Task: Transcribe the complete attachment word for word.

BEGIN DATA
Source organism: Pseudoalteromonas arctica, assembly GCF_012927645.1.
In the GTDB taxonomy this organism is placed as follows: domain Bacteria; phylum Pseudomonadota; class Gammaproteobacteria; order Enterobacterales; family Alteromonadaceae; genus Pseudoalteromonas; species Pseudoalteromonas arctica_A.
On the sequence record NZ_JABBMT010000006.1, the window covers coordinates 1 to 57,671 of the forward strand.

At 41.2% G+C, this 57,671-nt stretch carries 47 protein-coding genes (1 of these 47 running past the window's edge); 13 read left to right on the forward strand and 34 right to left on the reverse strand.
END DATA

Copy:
Source organism: Pseudoalteromonas arctica, assembly GCF_012927645.1.
In the GTDB taxonomy this organism is placed as follows: domain Bacteria; phylum Pseudomonadota; class Gammaproteobacteria; order Enterobacterales; family Alteromonadaceae; genus Pseudoalteromonas; species Pseudoalteromonas arctica_A.
On the sequence record NZ_JABBMT010000006.1, the window covers coordinates 1 to 57,671 of the forward strand.

At 41.2% G+C, this 57,671-nt stretch carries 47 protein-coding genes (1 of these 47 running past the window's edge); 13 read left to right on the forward strand and 34 right to left on the reverse strand.